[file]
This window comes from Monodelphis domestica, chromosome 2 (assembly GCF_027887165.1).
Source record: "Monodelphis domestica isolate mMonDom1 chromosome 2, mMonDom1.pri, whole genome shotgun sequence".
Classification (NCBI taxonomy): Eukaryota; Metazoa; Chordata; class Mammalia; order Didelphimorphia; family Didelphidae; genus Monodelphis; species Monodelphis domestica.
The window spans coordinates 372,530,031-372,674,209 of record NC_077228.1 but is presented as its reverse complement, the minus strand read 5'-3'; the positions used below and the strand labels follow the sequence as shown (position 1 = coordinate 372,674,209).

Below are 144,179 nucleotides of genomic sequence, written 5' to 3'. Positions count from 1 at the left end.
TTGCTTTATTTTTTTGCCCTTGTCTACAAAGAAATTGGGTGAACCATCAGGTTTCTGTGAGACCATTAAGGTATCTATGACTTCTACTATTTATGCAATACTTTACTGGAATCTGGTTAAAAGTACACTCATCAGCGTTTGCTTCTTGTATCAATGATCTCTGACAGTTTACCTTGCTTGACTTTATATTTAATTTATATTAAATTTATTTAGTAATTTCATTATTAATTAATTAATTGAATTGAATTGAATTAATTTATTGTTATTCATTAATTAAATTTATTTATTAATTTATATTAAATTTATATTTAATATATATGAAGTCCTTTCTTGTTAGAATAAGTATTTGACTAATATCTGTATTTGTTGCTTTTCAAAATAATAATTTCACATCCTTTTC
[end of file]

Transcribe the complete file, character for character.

This window comes from Monodelphis domestica, chromosome 2 (assembly GCF_027887165.1).
Source record: "Monodelphis domestica isolate mMonDom1 chromosome 2, mMonDom1.pri, whole genome shotgun sequence".
Classification (NCBI taxonomy): Eukaryota; Metazoa; Chordata; class Mammalia; order Didelphimorphia; family Didelphidae; genus Monodelphis; species Monodelphis domestica.
The window spans coordinates 372,530,031-372,674,209 of record NC_077228.1 but is presented as its reverse complement, the minus strand read 5'-3'; the positions used below and the strand labels follow the sequence as shown (position 1 = coordinate 372,674,209).

Below are 144,179 nucleotides of genomic sequence, written 5' to 3'. Positions count from 1 at the left end.
TTGCTTTATTTTTTTGCCCTTGTCTACAAAGAAATTGGGTGAACCATCAGGTTTCTGTGAGACCATTAAGGTATCTATGACTTCTACTATTTATGCAATACTTTACTGGAATCTGGTTAAAAGTACACTCATCAGCGTTTGCTTCTTGTATCAATGATCTCTGACAGTTTACCTTGCTTGACTTTATATTTAATTTATATTAAATTTATTTAGTAATTTCATTATTAATTAATTAATTGAATTGAATTGAATTAATTTATTGTTATTCATTAATTAAATTTATTTATTAATTTATATTAAATTTATATTTAATATATATGAAGTCCTTTCTTGTTAGAATAAGTATTTGACTAATATCTGTATTTGTTGCTTTTCAAAATAATAATTTCACATCCTTTTC